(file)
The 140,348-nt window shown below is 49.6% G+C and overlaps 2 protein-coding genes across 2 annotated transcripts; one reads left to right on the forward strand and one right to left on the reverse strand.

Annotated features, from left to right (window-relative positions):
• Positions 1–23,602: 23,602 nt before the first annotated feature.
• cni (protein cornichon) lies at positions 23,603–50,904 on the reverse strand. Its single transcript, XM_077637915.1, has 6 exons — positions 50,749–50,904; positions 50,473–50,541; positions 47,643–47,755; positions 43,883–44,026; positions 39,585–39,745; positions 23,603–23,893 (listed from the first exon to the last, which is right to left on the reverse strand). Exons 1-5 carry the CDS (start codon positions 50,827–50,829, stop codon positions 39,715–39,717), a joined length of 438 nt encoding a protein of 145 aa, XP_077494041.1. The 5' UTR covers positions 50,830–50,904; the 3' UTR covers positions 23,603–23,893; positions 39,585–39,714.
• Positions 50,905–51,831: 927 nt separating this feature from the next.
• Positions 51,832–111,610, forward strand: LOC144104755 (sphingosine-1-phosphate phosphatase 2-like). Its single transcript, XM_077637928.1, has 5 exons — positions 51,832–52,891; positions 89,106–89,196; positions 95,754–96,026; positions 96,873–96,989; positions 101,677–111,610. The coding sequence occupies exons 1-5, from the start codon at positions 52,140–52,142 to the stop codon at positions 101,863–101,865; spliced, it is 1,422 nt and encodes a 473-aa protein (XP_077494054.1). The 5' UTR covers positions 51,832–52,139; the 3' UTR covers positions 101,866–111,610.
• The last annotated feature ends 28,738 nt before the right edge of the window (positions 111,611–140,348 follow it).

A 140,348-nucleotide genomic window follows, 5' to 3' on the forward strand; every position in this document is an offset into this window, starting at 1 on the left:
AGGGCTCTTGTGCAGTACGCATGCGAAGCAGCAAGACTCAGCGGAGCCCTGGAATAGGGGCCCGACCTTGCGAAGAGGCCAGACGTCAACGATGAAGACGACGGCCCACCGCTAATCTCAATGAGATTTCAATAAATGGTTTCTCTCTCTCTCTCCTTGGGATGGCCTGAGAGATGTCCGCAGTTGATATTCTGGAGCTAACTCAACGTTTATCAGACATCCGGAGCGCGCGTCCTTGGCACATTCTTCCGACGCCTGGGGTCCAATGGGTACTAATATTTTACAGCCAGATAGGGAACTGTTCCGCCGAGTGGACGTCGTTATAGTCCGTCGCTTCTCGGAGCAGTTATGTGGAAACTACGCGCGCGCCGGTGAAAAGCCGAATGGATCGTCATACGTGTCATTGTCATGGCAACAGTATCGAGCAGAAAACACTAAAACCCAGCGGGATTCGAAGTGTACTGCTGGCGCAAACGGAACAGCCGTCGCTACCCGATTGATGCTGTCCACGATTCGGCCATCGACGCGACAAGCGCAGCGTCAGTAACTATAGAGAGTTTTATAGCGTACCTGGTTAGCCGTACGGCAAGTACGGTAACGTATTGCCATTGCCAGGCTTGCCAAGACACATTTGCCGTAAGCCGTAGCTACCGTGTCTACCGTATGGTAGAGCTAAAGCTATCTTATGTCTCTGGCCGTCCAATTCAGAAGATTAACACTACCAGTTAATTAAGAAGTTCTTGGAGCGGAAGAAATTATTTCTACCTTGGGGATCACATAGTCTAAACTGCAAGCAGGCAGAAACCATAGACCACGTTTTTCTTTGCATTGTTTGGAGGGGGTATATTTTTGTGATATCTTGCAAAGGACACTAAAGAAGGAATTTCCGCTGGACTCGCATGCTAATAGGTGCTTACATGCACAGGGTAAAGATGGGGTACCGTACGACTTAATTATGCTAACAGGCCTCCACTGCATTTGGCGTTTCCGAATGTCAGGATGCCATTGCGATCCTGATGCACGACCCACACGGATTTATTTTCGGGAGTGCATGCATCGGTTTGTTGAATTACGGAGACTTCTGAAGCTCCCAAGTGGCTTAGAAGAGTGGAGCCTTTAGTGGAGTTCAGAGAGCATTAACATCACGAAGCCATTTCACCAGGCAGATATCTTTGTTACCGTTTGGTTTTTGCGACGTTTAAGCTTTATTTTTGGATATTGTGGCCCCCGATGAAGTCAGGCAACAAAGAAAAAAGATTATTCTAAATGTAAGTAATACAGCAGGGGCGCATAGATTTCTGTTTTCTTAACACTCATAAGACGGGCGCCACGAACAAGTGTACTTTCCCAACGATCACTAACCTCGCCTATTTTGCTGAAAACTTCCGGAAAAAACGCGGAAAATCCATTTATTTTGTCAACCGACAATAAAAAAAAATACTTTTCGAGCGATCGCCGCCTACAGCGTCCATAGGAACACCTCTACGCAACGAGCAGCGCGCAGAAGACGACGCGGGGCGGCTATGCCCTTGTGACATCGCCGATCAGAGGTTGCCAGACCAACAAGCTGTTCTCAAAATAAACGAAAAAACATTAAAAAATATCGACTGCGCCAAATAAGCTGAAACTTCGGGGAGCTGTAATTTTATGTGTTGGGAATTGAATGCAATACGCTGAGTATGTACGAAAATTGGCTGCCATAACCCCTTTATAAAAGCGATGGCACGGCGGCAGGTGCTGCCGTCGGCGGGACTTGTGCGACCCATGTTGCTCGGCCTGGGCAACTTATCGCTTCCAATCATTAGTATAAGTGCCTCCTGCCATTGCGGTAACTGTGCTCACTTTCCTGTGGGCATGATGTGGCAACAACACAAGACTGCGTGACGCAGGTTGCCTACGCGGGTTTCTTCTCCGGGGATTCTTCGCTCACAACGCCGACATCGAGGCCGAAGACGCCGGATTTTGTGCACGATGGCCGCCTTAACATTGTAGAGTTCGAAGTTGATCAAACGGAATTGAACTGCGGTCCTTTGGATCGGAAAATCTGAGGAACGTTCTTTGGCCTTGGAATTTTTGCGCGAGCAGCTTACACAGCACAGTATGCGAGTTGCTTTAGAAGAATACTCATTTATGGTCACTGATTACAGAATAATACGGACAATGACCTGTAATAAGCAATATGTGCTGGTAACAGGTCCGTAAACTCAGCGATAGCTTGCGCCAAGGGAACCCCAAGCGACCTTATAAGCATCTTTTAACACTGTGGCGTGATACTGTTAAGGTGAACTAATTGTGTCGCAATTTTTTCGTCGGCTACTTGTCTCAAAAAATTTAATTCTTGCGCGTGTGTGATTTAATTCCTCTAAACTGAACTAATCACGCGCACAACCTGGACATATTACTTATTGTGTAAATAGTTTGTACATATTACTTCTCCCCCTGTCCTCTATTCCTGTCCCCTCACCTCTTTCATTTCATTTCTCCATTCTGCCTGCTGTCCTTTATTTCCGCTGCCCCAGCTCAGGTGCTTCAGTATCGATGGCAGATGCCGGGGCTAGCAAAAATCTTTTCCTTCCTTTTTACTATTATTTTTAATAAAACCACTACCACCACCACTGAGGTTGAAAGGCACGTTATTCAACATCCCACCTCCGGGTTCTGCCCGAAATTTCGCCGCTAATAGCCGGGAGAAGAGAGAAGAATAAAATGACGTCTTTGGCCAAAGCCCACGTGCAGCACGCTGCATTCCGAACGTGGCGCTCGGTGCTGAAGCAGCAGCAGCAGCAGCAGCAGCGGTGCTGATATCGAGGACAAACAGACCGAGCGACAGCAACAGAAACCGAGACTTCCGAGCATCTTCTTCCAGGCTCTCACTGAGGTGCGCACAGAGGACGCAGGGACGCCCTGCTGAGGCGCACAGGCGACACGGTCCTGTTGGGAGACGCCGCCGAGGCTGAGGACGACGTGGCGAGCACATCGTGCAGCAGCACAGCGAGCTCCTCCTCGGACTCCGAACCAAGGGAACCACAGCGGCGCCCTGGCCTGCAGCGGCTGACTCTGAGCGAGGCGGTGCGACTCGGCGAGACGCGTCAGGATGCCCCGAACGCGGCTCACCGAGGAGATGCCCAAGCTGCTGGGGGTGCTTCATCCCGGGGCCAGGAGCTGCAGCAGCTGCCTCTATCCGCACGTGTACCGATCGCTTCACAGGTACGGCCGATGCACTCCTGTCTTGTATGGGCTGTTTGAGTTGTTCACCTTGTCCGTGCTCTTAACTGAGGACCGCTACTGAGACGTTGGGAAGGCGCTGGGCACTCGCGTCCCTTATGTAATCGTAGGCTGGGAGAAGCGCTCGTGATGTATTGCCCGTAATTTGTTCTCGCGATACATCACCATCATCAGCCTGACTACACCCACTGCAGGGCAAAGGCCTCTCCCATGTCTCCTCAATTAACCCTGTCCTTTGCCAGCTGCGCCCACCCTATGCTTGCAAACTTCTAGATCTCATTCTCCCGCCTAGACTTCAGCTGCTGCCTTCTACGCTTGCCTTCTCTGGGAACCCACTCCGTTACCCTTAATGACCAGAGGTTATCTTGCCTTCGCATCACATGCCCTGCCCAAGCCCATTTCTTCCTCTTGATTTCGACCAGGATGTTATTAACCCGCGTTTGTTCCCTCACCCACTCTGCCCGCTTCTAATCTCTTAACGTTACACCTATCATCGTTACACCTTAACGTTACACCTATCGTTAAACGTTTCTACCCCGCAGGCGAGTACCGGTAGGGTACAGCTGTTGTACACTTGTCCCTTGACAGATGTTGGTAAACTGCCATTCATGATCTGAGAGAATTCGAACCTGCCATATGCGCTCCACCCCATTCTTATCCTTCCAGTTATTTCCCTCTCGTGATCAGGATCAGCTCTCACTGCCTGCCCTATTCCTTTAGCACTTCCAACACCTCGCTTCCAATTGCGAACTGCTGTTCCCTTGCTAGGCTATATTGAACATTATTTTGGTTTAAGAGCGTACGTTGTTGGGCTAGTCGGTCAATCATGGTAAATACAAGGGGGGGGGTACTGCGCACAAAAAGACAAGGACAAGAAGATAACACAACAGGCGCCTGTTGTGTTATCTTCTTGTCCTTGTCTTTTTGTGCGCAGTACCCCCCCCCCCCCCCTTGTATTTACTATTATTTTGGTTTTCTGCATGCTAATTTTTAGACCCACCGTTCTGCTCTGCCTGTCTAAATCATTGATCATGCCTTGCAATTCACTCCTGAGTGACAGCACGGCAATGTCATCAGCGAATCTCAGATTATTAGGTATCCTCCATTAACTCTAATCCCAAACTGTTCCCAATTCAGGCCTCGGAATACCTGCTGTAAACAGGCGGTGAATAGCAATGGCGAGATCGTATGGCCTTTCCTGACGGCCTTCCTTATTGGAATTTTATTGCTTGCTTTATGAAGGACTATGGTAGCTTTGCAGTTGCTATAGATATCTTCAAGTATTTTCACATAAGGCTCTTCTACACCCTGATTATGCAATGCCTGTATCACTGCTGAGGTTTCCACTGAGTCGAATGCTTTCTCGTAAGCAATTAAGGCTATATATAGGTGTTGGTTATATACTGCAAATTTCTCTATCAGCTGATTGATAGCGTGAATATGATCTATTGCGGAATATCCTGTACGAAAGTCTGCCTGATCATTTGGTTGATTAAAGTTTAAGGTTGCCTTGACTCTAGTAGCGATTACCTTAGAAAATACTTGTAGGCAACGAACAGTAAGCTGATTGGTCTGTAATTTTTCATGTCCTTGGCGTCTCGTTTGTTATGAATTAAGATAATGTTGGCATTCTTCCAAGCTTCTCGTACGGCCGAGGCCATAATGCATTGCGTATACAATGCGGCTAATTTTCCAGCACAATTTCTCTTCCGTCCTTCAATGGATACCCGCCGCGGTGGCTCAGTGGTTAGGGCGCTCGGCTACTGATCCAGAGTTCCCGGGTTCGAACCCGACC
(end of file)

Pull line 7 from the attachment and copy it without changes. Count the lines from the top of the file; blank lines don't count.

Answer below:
• The last annotated feature ends 28,738 nt before the right edge of the window (positions 111,611–140,348 follow it).